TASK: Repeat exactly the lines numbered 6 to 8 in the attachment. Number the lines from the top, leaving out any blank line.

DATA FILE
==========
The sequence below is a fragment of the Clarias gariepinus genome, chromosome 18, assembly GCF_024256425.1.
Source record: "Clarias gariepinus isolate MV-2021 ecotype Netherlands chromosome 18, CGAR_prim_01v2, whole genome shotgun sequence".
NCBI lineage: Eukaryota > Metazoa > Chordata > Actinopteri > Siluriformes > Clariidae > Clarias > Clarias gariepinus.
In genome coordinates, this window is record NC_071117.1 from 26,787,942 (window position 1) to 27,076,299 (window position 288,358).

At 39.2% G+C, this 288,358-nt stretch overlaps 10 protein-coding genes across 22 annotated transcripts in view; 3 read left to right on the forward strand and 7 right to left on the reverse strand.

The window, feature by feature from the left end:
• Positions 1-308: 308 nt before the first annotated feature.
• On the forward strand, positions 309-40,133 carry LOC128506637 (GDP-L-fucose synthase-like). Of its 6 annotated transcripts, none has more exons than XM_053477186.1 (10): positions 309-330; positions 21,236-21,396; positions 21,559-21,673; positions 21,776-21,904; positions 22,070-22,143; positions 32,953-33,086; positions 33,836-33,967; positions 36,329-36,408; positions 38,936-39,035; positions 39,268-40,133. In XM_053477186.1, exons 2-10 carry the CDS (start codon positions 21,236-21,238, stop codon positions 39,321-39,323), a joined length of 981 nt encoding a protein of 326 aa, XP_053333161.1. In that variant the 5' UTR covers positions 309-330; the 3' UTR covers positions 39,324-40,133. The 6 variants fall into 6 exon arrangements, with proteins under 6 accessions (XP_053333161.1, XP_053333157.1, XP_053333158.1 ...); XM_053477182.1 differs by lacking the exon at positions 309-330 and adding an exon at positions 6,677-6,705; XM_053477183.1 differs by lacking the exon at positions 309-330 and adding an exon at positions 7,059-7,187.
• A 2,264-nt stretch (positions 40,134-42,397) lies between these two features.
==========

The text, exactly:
The window, feature by feature from the left end:
• Positions 1-308: 308 nt before the first annotated feature.
• On the forward strand, positions 309-40,133 carry LOC128506637 (GDP-L-fucose synthase-like). Of its 6 annotated transcripts, none has more exons than XM_053477186.1 (10): positions 309-330; positions 21,236-21,396; positions 21,559-21,673; positions 21,776-21,904; positions 22,070-22,143; positions 32,953-33,086; positions 33,836-33,967; positions 36,329-36,408; positions 38,936-39,035; positions 39,268-40,133. In XM_053477186.1, exons 2-10 carry the CDS (start codon positions 21,236-21,238, stop codon positions 39,321-39,323), a joined length of 981 nt encoding a protein of 326 aa, XP_053333161.1. In that variant the 5' UTR covers positions 309-330; the 3' UTR covers positions 39,324-40,133. The 6 variants fall into 6 exon arrangements, with proteins under 6 accessions (XP_053333161.1, XP_053333157.1, XP_053333158.1 ...); XM_053477182.1 differs by lacking the exon at positions 309-330 and adding an exon at positions 6,677-6,705; XM_053477183.1 differs by lacking the exon at positions 309-330 and adding an exon at positions 7,059-7,187.